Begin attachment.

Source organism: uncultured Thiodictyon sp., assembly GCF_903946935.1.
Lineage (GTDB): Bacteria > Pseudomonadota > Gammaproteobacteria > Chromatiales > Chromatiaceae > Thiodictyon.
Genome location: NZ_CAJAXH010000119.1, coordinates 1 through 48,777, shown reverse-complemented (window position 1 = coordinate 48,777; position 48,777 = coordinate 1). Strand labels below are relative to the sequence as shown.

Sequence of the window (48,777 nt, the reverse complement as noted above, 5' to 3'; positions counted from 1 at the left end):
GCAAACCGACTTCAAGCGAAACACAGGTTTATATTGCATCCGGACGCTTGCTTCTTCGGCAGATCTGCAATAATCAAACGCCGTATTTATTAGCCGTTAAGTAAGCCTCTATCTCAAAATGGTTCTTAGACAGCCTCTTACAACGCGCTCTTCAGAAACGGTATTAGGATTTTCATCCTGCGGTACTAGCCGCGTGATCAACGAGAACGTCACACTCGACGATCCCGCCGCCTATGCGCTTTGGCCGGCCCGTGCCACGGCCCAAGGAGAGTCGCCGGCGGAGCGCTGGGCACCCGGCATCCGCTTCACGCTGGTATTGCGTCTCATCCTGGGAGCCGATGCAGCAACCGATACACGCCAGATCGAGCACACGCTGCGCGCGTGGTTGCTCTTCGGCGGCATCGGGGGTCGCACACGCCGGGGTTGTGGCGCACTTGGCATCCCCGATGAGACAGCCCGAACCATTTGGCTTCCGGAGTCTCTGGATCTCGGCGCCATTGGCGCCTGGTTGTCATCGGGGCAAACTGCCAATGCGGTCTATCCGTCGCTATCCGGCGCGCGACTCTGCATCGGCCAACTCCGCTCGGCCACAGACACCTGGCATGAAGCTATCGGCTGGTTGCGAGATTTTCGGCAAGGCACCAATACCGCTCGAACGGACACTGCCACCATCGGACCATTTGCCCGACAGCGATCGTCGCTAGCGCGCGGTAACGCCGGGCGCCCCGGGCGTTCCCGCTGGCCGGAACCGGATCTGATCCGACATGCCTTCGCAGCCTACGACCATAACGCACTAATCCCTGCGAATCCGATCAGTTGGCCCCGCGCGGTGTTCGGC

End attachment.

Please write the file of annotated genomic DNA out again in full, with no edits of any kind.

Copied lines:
Source organism: uncultured Thiodictyon sp., assembly GCF_903946935.1.
Lineage (GTDB): Bacteria > Pseudomonadota > Gammaproteobacteria > Chromatiales > Chromatiaceae > Thiodictyon.
Genome location: NZ_CAJAXH010000119.1, coordinates 1 through 48,777, shown reverse-complemented (window position 1 = coordinate 48,777; position 48,777 = coordinate 1). Strand labels below are relative to the sequence as shown.

Sequence of the window (48,777 nt, the reverse complement as noted above, 5' to 3'; positions counted from 1 at the left end):
GCAAACCGACTTCAAGCGAAACACAGGTTTATATTGCATCCGGACGCTTGCTTCTTCGGCAGATCTGCAATAATCAAACGCCGTATTTATTAGCCGTTAAGTAAGCCTCTATCTCAAAATGGTTCTTAGACAGCCTCTTACAACGCGCTCTTCAGAAACGGTATTAGGATTTTCATCCTGCGGTACTAGCCGCGTGATCAACGAGAACGTCACACTCGACGATCCCGCCGCCTATGCGCTTTGGCCGGCCCGTGCCACGGCCCAAGGAGAGTCGCCGGCGGAGCGCTGGGCACCCGGCATCCGCTTCACGCTGGTATTGCGTCTCATCCTGGGAGCCGATGCAGCAACCGATACACGCCAGATCGAGCACACGCTGCGCGCGTGGTTGCTCTTCGGCGGCATCGGGGGTCGCACACGCCGGGGTTGTGGCGCACTTGGCATCCCCGATGAGACAGCCCGAACCATTTGGCTTCCGGAGTCTCTGGATCTCGGCGCCATTGGCGCCTGGTTGTCATCGGGGCAAACTGCCAATGCGGTCTATCCGTCGCTATCCGGCGCGCGACTCTGCATCGGCCAACTCCGCTCGGCCACAGACACCTGGCATGAAGCTATCGGCTGGTTGCGAGATTTTCGGCAAGGCACCAATACCGCTCGAACGGACACTGCCACCATCGGACCATTTGCCCGACAGCGATCGTCGCTAGCGCGCGGTAACGCCGGGCGCCCCGGGCGTTCCCGCTGGCCGGAACCGGATCTGATCCGACATGCCTTCGCAGCCTACGACCATAACGCACTAATCCCTGCGAATCCGATCAGTTGGCCCCGCGCGGTGTTCGGC